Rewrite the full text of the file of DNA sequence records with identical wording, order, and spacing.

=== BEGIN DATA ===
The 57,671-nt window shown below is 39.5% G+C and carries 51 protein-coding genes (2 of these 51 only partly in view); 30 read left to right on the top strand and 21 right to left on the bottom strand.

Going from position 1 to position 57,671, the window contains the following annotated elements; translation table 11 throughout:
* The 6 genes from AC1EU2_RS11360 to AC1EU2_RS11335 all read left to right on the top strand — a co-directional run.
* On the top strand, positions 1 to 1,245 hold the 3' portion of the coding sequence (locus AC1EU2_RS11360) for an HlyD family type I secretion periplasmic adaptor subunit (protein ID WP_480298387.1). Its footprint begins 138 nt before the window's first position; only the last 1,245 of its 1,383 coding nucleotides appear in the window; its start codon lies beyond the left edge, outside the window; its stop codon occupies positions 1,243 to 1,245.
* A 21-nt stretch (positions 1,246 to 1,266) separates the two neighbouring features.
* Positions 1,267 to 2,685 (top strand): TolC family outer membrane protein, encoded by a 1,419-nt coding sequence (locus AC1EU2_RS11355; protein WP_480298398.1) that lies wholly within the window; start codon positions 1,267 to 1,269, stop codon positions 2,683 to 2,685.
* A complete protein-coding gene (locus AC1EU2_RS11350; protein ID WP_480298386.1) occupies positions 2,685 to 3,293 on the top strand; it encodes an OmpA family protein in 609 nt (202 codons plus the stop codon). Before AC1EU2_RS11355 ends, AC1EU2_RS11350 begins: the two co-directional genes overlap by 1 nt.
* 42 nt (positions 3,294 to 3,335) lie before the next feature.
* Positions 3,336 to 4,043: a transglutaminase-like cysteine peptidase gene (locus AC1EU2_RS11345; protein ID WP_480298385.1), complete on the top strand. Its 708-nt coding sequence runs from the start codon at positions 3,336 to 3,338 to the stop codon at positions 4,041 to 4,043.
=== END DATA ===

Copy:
The 57,671-nt window shown below is 39.5% G+C and carries 51 protein-coding genes (2 of these 51 only partly in view); 30 read left to right on the top strand and 21 right to left on the bottom strand.

Going from position 1 to position 57,671, the window contains the following annotated elements; translation table 11 throughout:
* The 6 genes from AC1EU2_RS11360 to AC1EU2_RS11335 all read left to right on the top strand — a co-directional run.
* On the top strand, positions 1 to 1,245 hold the 3' portion of the coding sequence (locus AC1EU2_RS11360) for an HlyD family type I secretion periplasmic adaptor subunit (protein ID WP_480298387.1). Its footprint begins 138 nt before the window's first position; only the last 1,245 of its 1,383 coding nucleotides appear in the window; its start codon lies beyond the left edge, outside the window; its stop codon occupies positions 1,243 to 1,245.
* A 21-nt stretch (positions 1,246 to 1,266) separates the two neighbouring features.
* Positions 1,267 to 2,685 (top strand): TolC family outer membrane protein, encoded by a 1,419-nt coding sequence (locus AC1EU2_RS11355; protein WP_480298398.1) that lies wholly within the window; start codon positions 1,267 to 1,269, stop codon positions 2,683 to 2,685.
* A complete protein-coding gene (locus AC1EU2_RS11350; protein ID WP_480298386.1) occupies positions 2,685 to 3,293 on the top strand; it encodes an OmpA family protein in 609 nt (202 codons plus the stop codon). Before AC1EU2_RS11355 ends, AC1EU2_RS11350 begins: the two co-directional genes overlap by 1 nt.
* 42 nt (positions 3,294 to 3,335) lie before the next feature.
* Positions 3,336 to 4,043: a transglutaminase-like cysteine peptidase gene (locus AC1EU2_RS11345; protein ID WP_480298385.1), complete on the top strand. Its 708-nt coding sequence runs from the start codon at positions 3,336 to 3,338 to the stop codon at positions 4,041 to 4,043.